Break Down and Drill The Game

Make the Drill Matter

Have you ever been in a sports practice and felt like you have run dry with “good” skills drills to use with your team? If you feel this way, just be sure not to get caught up in running just any old drill. You want to make the drills matter. I always say “the job of a coach is to set his or her athletes up for success”. If you are running drills that are not going to lead to success, then you are wasting time. Here are some thoughts on how you can have tons of drills that really matter to the game and set your athletes up for success

First of all, if the age group you are working with is very young and inexperienced then the most common drills need to be based off fundamental skills (dribbling the basketball, passing the volleyball, groundstrokes in tennis). If the athletes do not have the basic fundamentals down then all the advanced drills in the world don’t mean a thing.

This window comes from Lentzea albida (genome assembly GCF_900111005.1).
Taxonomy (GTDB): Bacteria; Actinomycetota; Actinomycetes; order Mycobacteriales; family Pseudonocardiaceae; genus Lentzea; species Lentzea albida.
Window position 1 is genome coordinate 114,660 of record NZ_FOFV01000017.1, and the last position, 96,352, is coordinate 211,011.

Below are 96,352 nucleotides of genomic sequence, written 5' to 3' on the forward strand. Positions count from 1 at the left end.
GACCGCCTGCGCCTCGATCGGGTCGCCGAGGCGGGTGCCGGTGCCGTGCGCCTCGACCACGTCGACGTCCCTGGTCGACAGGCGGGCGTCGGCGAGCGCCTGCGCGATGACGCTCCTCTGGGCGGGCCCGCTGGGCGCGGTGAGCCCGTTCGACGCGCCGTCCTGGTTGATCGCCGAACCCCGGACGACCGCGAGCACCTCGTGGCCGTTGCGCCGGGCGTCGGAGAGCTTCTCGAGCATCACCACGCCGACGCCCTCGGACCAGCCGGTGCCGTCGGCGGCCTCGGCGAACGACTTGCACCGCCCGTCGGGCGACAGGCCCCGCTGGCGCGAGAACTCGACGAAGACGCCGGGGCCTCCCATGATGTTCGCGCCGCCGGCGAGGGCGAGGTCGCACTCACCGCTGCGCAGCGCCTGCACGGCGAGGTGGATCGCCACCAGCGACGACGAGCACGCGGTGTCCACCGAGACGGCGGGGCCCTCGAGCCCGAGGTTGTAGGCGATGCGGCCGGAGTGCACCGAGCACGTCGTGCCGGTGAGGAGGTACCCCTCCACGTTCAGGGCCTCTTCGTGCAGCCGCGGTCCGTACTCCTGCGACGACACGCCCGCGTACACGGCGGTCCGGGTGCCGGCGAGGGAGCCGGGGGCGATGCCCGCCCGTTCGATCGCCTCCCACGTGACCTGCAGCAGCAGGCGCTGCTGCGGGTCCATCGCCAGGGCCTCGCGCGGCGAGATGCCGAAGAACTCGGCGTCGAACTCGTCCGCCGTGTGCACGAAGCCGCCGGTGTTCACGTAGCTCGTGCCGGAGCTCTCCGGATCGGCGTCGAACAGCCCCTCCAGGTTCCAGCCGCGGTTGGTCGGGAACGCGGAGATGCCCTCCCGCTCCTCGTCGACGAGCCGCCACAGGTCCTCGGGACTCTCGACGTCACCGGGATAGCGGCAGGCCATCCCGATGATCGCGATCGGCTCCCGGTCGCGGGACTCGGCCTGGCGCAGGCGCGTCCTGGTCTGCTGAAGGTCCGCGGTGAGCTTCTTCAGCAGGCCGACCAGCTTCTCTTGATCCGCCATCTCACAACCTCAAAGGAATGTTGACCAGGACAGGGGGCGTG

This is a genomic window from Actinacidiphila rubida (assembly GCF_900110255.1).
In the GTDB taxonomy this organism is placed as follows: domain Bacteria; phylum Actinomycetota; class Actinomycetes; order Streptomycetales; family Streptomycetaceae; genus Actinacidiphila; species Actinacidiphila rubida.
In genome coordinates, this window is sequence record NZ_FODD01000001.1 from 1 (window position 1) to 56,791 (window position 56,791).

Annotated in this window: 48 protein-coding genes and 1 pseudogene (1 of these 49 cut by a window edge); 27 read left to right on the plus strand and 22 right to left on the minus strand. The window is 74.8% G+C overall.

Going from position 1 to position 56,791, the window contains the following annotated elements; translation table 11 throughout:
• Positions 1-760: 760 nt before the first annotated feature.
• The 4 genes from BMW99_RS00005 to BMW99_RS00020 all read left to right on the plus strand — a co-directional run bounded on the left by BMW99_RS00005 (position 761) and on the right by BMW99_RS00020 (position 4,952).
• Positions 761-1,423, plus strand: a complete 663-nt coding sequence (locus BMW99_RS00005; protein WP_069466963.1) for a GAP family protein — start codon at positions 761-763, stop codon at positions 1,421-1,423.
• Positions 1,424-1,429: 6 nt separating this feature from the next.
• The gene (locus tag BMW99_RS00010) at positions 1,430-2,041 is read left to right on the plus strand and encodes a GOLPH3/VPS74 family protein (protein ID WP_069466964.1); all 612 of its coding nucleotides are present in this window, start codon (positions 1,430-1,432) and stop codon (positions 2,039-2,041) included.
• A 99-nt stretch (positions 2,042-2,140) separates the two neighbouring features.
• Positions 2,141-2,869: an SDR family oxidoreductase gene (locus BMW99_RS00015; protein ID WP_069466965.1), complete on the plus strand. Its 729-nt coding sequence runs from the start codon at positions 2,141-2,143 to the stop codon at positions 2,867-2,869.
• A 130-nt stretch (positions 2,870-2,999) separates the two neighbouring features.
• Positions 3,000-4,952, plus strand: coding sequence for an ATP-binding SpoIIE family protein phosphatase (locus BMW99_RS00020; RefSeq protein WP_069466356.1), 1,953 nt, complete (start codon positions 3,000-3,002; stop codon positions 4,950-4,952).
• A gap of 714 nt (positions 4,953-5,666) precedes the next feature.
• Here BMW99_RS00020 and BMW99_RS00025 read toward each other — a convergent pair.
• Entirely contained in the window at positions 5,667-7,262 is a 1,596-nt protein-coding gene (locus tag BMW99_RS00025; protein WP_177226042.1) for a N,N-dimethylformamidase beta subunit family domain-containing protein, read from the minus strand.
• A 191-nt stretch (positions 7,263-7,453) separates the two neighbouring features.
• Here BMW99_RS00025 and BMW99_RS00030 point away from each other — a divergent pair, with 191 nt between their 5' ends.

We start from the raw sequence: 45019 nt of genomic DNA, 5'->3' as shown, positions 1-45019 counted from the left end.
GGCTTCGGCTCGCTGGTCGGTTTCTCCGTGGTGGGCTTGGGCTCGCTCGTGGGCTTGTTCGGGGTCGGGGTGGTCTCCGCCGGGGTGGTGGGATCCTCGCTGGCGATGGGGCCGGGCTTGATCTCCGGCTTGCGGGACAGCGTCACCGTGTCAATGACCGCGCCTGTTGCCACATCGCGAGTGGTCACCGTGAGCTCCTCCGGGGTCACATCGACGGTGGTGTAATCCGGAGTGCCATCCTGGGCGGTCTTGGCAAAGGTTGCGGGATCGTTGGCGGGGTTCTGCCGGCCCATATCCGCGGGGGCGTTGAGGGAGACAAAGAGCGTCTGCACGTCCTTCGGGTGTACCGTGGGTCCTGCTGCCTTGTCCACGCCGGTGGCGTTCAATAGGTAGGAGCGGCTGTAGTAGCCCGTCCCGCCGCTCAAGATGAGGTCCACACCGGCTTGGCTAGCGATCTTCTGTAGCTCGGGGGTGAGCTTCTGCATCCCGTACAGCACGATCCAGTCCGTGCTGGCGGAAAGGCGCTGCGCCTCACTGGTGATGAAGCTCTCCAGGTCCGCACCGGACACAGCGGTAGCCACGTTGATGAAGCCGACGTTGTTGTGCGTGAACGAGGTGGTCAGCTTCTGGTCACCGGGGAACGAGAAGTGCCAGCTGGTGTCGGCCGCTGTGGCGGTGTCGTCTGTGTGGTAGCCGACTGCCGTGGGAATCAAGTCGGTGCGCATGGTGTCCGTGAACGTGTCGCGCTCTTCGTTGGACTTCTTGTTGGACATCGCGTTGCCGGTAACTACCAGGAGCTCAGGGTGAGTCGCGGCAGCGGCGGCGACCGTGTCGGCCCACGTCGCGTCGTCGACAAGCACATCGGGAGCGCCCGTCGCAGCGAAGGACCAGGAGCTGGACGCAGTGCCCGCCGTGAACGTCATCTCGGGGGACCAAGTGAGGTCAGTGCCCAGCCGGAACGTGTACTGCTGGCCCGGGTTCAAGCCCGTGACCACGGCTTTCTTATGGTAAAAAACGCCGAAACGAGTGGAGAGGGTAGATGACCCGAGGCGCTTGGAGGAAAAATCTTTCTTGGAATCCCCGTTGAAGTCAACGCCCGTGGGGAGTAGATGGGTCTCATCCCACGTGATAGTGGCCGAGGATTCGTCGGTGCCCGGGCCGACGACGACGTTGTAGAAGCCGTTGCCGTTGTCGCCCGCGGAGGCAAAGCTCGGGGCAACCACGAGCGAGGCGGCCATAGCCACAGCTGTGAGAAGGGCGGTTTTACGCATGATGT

To get the most out of your drills take all every aspect of your offense, defense, special situations, special skills needed, and anything else related to playing the sport and break them into drills. For example, in softball turning a double play is an important defensive play. Break down the footwork of the play and drill it many different ways. Another example would be the give and go in soccer or basketball. Teach the players to find open space and make passes into the space.

As a coach, this is the most fun for me. I love taking offenses and defenses and breaking down the patterns into drills. This gives the players more repetitions at their offense and defensive skills without actually running the entire play.

When drills are taken from the offensive and defensive structures of the game you build an automatic response from the players- they just do it without thinking. This occurs because they have grooved the motor pattern through tons of reps.

Don’t forget, without the basic fundamentals of the game more advance drills shouldn’t be added.

I would love to hear your take on this and what kinds of drills you like to use with your teams.


Scroll to Top